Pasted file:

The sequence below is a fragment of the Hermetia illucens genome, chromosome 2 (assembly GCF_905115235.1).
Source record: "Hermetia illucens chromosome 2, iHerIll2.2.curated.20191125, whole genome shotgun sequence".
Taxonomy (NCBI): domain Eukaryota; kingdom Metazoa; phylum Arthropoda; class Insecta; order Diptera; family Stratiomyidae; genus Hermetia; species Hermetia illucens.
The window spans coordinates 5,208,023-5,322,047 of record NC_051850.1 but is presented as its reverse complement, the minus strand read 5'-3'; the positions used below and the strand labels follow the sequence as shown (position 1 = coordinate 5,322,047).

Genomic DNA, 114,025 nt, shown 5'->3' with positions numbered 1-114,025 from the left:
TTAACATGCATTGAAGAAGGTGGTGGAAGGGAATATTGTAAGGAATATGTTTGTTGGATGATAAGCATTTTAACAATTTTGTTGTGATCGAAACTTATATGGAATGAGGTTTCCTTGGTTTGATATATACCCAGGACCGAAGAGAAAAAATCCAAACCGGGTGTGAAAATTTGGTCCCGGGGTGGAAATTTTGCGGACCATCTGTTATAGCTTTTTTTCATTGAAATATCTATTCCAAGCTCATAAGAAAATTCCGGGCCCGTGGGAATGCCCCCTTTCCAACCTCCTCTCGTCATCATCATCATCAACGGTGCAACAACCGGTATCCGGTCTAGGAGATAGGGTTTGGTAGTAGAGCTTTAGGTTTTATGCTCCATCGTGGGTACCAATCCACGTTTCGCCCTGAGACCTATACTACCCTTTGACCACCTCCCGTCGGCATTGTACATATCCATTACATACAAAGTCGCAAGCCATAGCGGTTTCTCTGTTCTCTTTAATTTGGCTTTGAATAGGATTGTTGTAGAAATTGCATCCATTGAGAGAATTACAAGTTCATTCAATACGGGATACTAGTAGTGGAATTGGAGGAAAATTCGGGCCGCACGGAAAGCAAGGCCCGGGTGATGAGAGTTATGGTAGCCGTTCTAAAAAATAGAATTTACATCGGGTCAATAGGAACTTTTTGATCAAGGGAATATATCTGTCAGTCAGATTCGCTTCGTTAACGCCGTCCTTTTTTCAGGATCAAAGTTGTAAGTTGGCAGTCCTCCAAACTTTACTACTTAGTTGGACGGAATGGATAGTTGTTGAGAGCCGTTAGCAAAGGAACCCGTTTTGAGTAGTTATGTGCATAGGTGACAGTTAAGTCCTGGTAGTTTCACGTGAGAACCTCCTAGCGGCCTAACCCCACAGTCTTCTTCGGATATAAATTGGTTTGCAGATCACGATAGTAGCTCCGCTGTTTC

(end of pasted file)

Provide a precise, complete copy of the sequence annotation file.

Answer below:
The sequence below is a fragment of the Hermetia illucens genome, chromosome 2 (assembly GCF_905115235.1).
Source record: "Hermetia illucens chromosome 2, iHerIll2.2.curated.20191125, whole genome shotgun sequence".
Taxonomy (NCBI): domain Eukaryota; kingdom Metazoa; phylum Arthropoda; class Insecta; order Diptera; family Stratiomyidae; genus Hermetia; species Hermetia illucens.
The window spans coordinates 5,208,023-5,322,047 of record NC_051850.1 but is presented as its reverse complement, the minus strand read 5'-3'; the positions used below and the strand labels follow the sequence as shown (position 1 = coordinate 5,322,047).

Genomic DNA, 114,025 nt, shown 5'->3' with positions numbered 1-114,025 from the left:
TTAACATGCATTGAAGAAGGTGGTGGAAGGGAATATTGTAAGGAATATGTTTGTTGGATGATAAGCATTTTAACAATTTTGTTGTGATCGAAACTTATATGGAATGAGGTTTCCTTGGTTTGATATATACCCAGGACCGAAGAGAAAAAATCCAAACCGGGTGTGAAAATTTGGTCCCGGGGTGGAAATTTTGCGGACCATCTGTTATAGCTTTTTTTCATTGAAATATCTATTCCAAGCTCATAAGAAAATTCCGGGCCCGTGGGAATGCCCCCTTTCCAACCTCCTCTCGTCATCATCATCATCAACGGTGCAACAACCGGTATCCGGTCTAGGAGATAGGGTTTGGTAGTAGAGCTTTAGGTTTTATGCTCCATCGTGGGTACCAATCCACGTTTCGCCCTGAGACCTATACTACCCTTTGACCACCTCCCGTCGGCATTGTACATATCCATTACATACAAAGTCGCAAGCCATAGCGGTTTCTCTGTTCTCTTTAATTTGGCTTTGAATAGGATTGTTGTAGAAATTGCATCCATTGAGAGAATTACAAGTTCATTCAATACGGGATACTAGTAGTGGAATTGGAGGAAAATTCGGGCCGCACGGAAAGCAAGGCCCGGGTGATGAGAGTTATGGTAGCCGTTCTAAAAAATAGAATTTACATCGGGTCAATAGGAACTTTTTGATCAAGGGAATATATCTGTCAGTCAGATTCGCTTCGTTAACGCCGTCCTTTTTTCAGGATCAAAGTTGTAAGTTGGCAGTCCTCCAAACTTTACTACTTAGTTGGACGGAATGGATAGTTGTTGAGAGCCGTTAGCAAAGGAACCCGTTTTGAGTAGTTATGTGCATAGGTGACAGTTAAGTCCTGGTAGTTTCACGTGAGAACCTCCTAGCGGCCTAACCCCACAGTCTTCTTCGGATATAAATTGGTTTGCAGATCACGATAGTAGCTCCGCTGTTTC